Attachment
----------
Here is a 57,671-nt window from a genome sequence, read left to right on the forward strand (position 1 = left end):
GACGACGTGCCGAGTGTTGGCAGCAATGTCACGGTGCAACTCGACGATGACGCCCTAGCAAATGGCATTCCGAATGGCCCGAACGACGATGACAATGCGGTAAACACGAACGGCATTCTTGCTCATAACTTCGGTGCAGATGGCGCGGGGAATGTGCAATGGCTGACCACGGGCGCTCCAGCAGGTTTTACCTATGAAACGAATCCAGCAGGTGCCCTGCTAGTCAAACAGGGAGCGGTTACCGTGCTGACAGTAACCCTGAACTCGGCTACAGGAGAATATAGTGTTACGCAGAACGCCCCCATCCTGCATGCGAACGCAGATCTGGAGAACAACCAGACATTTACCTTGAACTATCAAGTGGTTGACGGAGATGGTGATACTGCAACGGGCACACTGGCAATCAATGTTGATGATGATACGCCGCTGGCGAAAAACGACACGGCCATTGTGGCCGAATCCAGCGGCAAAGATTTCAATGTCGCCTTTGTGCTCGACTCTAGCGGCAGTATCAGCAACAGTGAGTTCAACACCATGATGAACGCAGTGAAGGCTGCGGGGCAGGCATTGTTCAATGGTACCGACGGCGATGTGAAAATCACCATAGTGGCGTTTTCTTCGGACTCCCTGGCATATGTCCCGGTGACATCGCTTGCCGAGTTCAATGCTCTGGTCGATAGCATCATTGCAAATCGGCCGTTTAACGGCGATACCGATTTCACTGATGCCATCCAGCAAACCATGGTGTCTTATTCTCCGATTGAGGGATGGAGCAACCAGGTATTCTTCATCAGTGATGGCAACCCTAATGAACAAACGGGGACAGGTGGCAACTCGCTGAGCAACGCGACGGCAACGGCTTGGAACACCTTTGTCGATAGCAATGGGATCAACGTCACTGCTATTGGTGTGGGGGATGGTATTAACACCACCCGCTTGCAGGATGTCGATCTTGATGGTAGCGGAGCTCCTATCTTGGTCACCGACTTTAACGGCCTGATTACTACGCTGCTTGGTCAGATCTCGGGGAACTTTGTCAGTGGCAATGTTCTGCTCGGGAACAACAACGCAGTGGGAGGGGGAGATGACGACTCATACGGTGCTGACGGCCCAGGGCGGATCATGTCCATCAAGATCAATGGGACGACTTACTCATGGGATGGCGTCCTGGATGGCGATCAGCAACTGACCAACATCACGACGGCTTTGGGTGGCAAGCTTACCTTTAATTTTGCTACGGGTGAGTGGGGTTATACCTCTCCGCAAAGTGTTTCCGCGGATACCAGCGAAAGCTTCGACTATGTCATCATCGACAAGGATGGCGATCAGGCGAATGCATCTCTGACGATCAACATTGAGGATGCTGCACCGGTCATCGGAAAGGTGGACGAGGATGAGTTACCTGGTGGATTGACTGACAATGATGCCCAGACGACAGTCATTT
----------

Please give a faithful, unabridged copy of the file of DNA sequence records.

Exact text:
Here is a 57,671-nt window from a genome sequence, read left to right on the forward strand (position 1 = left end):
GACGACGTGCCGAGTGTTGGCAGCAATGTCACGGTGCAACTCGACGATGACGCCCTAGCAAATGGCATTCCGAATGGCCCGAACGACGATGACAATGCGGTAAACACGAACGGCATTCTTGCTCATAACTTCGGTGCAGATGGCGCGGGGAATGTGCAATGGCTGACCACGGGCGCTCCAGCAGGTTTTACCTATGAAACGAATCCAGCAGGTGCCCTGCTAGTCAAACAGGGAGCGGTTACCGTGCTGACAGTAACCCTGAACTCGGCTACAGGAGAATATAGTGTTACGCAGAACGCCCCCATCCTGCATGCGAACGCAGATCTGGAGAACAACCAGACATTTACCTTGAACTATCAAGTGGTTGACGGAGATGGTGATACTGCAACGGGCACACTGGCAATCAATGTTGATGATGATACGCCGCTGGCGAAAAACGACACGGCCATTGTGGCCGAATCCAGCGGCAAAGATTTCAATGTCGCCTTTGTGCTCGACTCTAGCGGCAGTATCAGCAACAGTGAGTTCAACACCATGATGAACGCAGTGAAGGCTGCGGGGCAGGCATTGTTCAATGGTACCGACGGCGATGTGAAAATCACCATAGTGGCGTTTTCTTCGGACTCCCTGGCATATGTCCCGGTGACATCGCTTGCCGAGTTCAATGCTCTGGTCGATAGCATCATTGCAAATCGGCCGTTTAACGGCGATACCGATTTCACTGATGCCATCCAGCAAACCATGGTGTCTTATTCTCCGATTGAGGGATGGAGCAACCAGGTATTCTTCATCAGTGATGGCAACCCTAATGAACAAACGGGGACAGGTGGCAACTCGCTGAGCAACGCGACGGCAACGGCTTGGAACACCTTTGTCGATAGCAATGGGATCAACGTCACTGCTATTGGTGTGGGGGATGGTATTAACACCACCCGCTTGCAGGATGTCGATCTTGATGGTAGCGGAGCTCCTATCTTGGTCACCGACTTTAACGGCCTGATTACTACGCTGCTTGGTCAGATCTCGGGGAACTTTGTCAGTGGCAATGTTCTGCTCGGGAACAACAACGCAGTGGGAGGGGGAGATGACGACTCATACGGTGCTGACGGCCCAGGGCGGATCATGTCCATCAAGATCAATGGGACGACTTACTCATGGGATGGCGTCCTGGATGGCGATCAGCAACTGACCAACATCACGACGGCTTTGGGTGGCAAGCTTACCTTTAATTTTGCTACGGGTGAGTGGGGTTATACCTCTCCGCAAAGTGTTTCCGCGGATACCAGCGAAAGCTTCGACTATGTCATCATCGACAAGGATGGCGATCAGGCGAATGCATCTCTGACGATCAACATTGAGGATGCTGCACCGGTCATCGGAAAGGTGGACGAGGATGAGTTACCTGGTGGATTGACTGACAATGATGCCCAGACGACAGTCATTT